8.5/10 – Will be posted to Fantasy Book Review shortly.
I received an advanced copy of Age of Assassins in exchange for an honest review. I would like to thank Orbit Books, Nazia, and R.J. Barker for this opportunity.
Age of Assassins was simply unputdownable. It has been a long time since I have devoured a book so fast. From the quality of this tale, it is almost unbelievable that this is R.J. Barker’s debut outing. The main characters that we follow are a 15-year-old disabled assassin called Girton Club-Foot and his Master who is arguably one of the finest and most experienced killers who has ever dwelt within the Tired Lands. After a blistering opening section and certain complications at Castle Maniyadoc they are assigned to take on a deadly business venture which requires them to track down a lurking fellow assassin who is contracted to kill the heir to the throne. (more…)
8/10 – Review to appear on Fantasy Book Review shortly.
“Virtuality is the new reality”
Within my online social circles, I have heard many amazing things about the writer Michael R. Fletcher. My peers were so influential that I decided to check out one of his books and I chose this one because of the completely stunning cover, the fact that it is a stand-alone novel and also the point that the description sounded amazing. (more…)
9.5/10 – Review by Holden R Johnson (The Red Heir)
“Convergence,” Tool said. “Power ever draws other power.”
Why have I waited so long to read this? There will be spoilers in the section that discusses characters – so please tread lightly!
Gardens of the Moon, The first entry in the Malazan Book of the Fallen series is best described as a convergence. The tapestry weaved by Erikson is something I am both amazed by as a reader and envious of as a writer. I now know another level that I hope to achieve and as my friend stated recently, I may have to rethink my rating system for other books. (more…)
“We should forgive our enemies, but not before they are hanged” – Heinrich Heine
Before They Are Hanged is Abercrombie’s second entry into the twisted and grim world of The First Law. It follows on from the three story arcs that The Blade itself stylishly led towards. Bayaz, the first of the Magi is venturing to the end of the Earth with his bizarre collection of distinctive personnel for reasons unbeknown to all apart from the Mage himself. Superior Glokta has traveled South to infiltrate the politics of an allied nation, hoping to find out what happened to his ill-fated predecessor and preparing defences for the attacks soon to be initiated by an advancing and ultimately imminent rival army. The remaining narrative intertwines the stories of the rough-living, legendary warrior group of Threetrees and the Dogman with the troubles in the North where the Union is tackling the Northern King’s great forces. Here we follow the action of “the worst-armed, worst-trained and worst-led army in the world” (more…)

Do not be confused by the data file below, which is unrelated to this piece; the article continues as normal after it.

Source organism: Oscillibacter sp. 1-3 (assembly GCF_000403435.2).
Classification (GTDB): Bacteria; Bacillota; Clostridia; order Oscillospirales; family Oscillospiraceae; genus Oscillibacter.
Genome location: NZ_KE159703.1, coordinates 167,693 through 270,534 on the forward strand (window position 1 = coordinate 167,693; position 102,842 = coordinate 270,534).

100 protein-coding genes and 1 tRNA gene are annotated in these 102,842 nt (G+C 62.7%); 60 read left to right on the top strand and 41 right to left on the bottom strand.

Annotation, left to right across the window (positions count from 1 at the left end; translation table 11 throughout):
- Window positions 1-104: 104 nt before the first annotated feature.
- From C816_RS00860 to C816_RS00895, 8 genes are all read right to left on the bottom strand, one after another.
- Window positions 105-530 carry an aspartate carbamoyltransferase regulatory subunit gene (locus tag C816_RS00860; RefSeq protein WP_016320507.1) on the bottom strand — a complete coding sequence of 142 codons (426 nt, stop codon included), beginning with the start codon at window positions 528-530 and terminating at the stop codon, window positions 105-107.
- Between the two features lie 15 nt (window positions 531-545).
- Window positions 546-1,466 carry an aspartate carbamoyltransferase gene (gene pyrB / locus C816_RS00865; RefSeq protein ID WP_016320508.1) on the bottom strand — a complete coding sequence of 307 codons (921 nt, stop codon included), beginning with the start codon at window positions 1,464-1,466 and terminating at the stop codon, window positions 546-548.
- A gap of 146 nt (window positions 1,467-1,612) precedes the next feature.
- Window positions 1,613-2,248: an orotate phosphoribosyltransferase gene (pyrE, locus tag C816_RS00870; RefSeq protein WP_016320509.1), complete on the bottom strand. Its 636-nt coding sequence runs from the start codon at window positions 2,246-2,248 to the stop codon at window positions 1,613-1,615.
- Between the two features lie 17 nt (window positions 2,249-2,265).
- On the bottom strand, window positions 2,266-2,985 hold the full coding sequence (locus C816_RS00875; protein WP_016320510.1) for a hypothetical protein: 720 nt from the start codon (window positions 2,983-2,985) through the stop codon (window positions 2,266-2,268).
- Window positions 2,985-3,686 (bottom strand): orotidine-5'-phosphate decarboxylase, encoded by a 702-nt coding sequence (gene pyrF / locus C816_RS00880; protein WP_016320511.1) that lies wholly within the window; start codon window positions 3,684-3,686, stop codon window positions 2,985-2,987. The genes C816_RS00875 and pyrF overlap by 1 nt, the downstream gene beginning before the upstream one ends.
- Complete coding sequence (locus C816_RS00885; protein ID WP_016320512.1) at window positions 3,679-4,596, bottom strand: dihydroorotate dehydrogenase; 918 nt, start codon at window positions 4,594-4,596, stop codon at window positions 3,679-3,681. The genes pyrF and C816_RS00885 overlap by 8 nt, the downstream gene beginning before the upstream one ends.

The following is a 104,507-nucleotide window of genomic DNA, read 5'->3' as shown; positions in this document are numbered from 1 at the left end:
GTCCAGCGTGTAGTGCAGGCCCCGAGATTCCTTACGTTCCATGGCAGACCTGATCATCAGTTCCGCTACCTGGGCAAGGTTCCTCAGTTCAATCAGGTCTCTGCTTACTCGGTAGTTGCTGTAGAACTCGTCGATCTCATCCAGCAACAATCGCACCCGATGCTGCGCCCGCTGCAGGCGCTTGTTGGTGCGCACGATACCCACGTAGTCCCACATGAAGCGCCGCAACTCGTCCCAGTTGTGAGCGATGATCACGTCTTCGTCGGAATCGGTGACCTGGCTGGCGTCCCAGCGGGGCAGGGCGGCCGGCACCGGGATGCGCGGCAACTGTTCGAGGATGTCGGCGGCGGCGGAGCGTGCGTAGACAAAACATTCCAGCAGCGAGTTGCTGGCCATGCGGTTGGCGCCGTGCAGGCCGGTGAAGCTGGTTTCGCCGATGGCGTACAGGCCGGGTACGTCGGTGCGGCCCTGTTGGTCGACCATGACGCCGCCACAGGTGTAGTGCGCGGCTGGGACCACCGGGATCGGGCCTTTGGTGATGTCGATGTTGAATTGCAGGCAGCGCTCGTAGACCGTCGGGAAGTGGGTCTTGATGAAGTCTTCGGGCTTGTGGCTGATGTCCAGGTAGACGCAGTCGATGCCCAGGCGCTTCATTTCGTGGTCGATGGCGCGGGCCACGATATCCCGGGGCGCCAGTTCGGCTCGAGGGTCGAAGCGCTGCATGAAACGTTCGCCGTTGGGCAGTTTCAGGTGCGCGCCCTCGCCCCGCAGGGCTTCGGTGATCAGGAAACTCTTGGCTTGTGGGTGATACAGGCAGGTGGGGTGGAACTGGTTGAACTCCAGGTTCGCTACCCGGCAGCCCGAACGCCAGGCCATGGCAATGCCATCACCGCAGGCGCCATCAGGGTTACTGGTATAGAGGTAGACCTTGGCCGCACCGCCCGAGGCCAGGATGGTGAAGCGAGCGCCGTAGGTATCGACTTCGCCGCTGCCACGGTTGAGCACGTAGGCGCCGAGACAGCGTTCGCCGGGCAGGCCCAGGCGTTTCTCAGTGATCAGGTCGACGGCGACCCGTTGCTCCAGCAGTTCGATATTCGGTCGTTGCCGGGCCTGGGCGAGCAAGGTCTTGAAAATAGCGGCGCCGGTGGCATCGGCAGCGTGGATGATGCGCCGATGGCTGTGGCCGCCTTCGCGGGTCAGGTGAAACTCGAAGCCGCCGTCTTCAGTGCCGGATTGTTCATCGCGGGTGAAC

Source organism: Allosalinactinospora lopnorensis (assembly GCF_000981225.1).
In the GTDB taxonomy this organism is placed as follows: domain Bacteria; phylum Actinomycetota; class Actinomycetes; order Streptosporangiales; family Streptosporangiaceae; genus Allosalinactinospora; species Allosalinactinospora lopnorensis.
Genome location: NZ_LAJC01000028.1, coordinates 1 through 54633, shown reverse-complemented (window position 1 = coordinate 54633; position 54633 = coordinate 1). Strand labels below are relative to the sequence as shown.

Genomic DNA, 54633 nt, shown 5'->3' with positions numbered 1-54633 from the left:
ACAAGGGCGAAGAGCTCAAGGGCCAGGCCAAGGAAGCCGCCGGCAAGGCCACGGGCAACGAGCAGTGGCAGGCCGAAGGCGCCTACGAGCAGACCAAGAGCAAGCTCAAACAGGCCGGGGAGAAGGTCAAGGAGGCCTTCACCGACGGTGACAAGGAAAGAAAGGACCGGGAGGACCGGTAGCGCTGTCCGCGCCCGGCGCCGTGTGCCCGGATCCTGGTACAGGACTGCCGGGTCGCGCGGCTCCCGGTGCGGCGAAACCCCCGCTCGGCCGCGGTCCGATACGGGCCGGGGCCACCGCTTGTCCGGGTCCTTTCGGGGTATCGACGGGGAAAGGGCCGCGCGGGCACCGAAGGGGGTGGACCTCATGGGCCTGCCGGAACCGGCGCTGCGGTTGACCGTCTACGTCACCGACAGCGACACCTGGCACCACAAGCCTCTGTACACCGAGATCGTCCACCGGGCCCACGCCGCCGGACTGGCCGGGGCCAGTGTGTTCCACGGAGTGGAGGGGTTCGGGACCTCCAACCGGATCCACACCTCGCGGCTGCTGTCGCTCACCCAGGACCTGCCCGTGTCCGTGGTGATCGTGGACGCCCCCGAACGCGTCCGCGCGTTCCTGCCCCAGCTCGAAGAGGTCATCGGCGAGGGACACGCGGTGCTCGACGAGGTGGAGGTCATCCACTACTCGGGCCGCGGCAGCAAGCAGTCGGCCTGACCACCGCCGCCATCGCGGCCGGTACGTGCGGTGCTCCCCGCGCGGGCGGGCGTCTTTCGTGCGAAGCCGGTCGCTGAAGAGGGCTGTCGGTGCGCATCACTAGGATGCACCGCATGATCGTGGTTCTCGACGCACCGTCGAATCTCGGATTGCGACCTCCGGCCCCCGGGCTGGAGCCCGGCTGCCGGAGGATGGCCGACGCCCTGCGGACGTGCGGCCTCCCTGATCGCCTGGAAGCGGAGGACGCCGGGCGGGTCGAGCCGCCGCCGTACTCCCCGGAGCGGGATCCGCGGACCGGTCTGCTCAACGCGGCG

The Eye of the World, the first epic fantasy book in the Wheel of Time series by Robert Jordan, provided me with exactly the kind of experience I expected from it. 1. An old school fantasy feel. 2. Lots of intense descriptions of every small detail that normally my brain just tries to ignore and piece together itself. 3. Tons and tons of traveling. (No campfire is left to the imagination) 4. Enough epicness to prove that it is truly one of the greats.
Reading the Eye of the World, I have realized that I have grown out of many of the less modern fantasy themes and styles of writing. (more…)
I was up until half five yesterday morning reading intensely to finish off this story. I didn’t write the review then as it would have been a tired, mumbled mess with little to no eloquence and it wouldn’t have included any cool sounding words. Let’s see how I get on now after a good nights sleep. Prior to reading this, I had completed Abercrombie’s Shattered Sea trilogy and enjoyed it a lot. Where that was classic story focused fantasy with twists aplenty, this is best described as a macabre, dark and twisted character study of morally questionable individuals. (more…)
I received an ARC of Kiss the Girls via NetGalley and I would like to thank James Patterson, Random House UK, Cornerstone and Arrow. Although this is a well-known classic thriller, first released in 1995, a new version with that strikingly awesome cover is being published on 29 June 2017. Kiss the Girls is the second outing featuring detective and psychologist Alex Cross and it follows on from the excellent Along Came A Spider. (more…)